November 9, 2020


Some people are into collecting vintage axes. I am not. Every axe I have is something I will use. However, I would much rather use an interesting and unique axe than something that I could just go buy off the shelf at the big box store.

What I have been told is that axes of modern manufacture are not as desirable as the old classics. Kelly and Plumb are well regarded old names, but there are plenty of others. The USFS says you want a 4 or 5 pound axe to drive wedges and do work to support bucking with a crosscut saw. Most axe heads I see weigh about 3.5 pounds, so probably this weight includes the handle.

Note that chopping and splitting axes are two different things. A splitting axe will have a more blunt taper so it won't be getting stuck endlessly when splitting like a chopping axe would.

The videos are very good. The first "Axe to Grind" covers hanging and sharpening, the second heads out into the field and covers a lot of history and variety in axes.

For the kind of thing I do, a two bited axe would not be ideal. I need to use the other side of the axe to drive wedges. On the other hand, the video notes that he uses one side of the double bited axe for "grubbing", chopping roots and such and keeps the other side pristine for chopping.


When limbing down logs, whenever possible chop on the opposite side of the log. If you must chop on the same side you are standing, never let the axe head drop below your hands. Flex your knees as needed to ensure the axe never goes beyond parallel to the ground. Strive for accuracy, not power. Beware small branches that can catch and deflect the axe -- remove them before chopping.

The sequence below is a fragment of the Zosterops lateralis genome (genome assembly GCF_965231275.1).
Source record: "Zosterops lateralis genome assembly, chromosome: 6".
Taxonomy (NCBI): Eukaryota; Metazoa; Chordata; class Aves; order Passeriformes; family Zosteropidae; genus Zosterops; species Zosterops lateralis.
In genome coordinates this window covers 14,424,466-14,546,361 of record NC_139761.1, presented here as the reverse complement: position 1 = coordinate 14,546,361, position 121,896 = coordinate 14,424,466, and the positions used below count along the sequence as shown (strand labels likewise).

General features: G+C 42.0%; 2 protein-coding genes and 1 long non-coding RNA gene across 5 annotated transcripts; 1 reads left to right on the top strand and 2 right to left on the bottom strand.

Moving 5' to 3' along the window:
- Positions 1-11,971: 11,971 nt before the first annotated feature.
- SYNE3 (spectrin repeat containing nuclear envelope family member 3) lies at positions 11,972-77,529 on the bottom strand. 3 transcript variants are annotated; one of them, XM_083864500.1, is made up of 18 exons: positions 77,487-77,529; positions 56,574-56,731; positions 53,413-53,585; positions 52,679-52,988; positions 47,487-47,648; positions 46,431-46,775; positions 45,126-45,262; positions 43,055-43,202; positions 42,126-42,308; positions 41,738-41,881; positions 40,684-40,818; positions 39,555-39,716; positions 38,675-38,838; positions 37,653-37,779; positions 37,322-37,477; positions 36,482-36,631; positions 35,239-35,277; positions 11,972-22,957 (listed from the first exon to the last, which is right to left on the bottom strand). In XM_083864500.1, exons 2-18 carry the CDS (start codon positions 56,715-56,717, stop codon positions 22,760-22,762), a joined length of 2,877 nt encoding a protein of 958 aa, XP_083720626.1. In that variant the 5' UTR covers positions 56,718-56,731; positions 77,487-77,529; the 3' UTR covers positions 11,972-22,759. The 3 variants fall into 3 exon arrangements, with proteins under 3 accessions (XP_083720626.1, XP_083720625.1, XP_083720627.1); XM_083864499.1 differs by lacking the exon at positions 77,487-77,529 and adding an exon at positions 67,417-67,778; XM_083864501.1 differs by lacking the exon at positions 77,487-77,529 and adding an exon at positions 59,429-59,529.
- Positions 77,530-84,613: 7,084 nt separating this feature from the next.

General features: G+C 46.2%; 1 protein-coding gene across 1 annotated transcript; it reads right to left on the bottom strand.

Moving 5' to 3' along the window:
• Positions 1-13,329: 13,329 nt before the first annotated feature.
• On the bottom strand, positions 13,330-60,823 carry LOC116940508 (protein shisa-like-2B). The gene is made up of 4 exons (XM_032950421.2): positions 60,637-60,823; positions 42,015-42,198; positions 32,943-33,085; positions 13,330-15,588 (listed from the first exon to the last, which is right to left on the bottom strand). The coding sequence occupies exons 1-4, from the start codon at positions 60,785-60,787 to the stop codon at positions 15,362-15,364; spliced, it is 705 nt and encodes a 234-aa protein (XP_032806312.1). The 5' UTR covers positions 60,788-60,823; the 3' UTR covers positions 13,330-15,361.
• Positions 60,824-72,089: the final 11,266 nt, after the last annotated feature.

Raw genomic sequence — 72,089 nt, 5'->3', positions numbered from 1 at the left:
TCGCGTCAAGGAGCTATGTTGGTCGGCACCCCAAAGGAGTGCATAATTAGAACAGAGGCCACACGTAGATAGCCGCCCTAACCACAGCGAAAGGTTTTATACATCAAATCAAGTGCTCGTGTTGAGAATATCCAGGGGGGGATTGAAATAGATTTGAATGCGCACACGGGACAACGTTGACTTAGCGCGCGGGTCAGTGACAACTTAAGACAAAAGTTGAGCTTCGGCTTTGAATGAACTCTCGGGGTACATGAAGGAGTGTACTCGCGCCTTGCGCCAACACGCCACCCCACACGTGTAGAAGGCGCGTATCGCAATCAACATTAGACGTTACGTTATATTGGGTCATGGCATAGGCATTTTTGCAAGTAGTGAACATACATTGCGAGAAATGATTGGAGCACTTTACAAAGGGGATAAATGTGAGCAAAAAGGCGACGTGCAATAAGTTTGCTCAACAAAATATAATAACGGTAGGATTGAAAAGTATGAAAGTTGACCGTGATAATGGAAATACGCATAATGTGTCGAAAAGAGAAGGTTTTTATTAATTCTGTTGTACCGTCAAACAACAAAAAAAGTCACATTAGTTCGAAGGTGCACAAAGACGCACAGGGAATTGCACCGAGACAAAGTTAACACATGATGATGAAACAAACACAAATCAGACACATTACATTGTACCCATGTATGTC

Modern Axes

The Fiskars chopping axe was recommended during my crosscut saw class as a good axe you can simply go out and buy almost anywhere these days. An affordable quality item. The synthetic handle is more durable, but also transmits more shock to the user, so you have the usual tradeoff.

The company Husqvarna makes what look like nice axes, but the heads have a reputation for breaking, and right across where "husqvarna" is stamped on the head. Clearly some kind of mistake in manufacturing and something to avoid from my point of view.

Gransfors Bruk makes spectacular axes and hatchets. They are in Sweden. There is only one bad thing and that is they are very expensive.

Hanging an Axe

Putting a head on a handle is called "hanging" an axe head. There are many ways to do this. Metal wedges seem to be poorly regarded. One tip is to leave about 3/16 of an inch of wood above the head, don't cut it nice and flush.

I bought my axe handles from "House Handle", specifying unlaquered wood and a select handle. One nice thing is a selection of lengths (I chose a 32 inch handle). Handles at my local big box store were all 36 inch (and lacquered).

An axe should reach to your fingertips if you put the head under your armpits. So the ideal length is different for different size people. For me, that would be about 32 inches.
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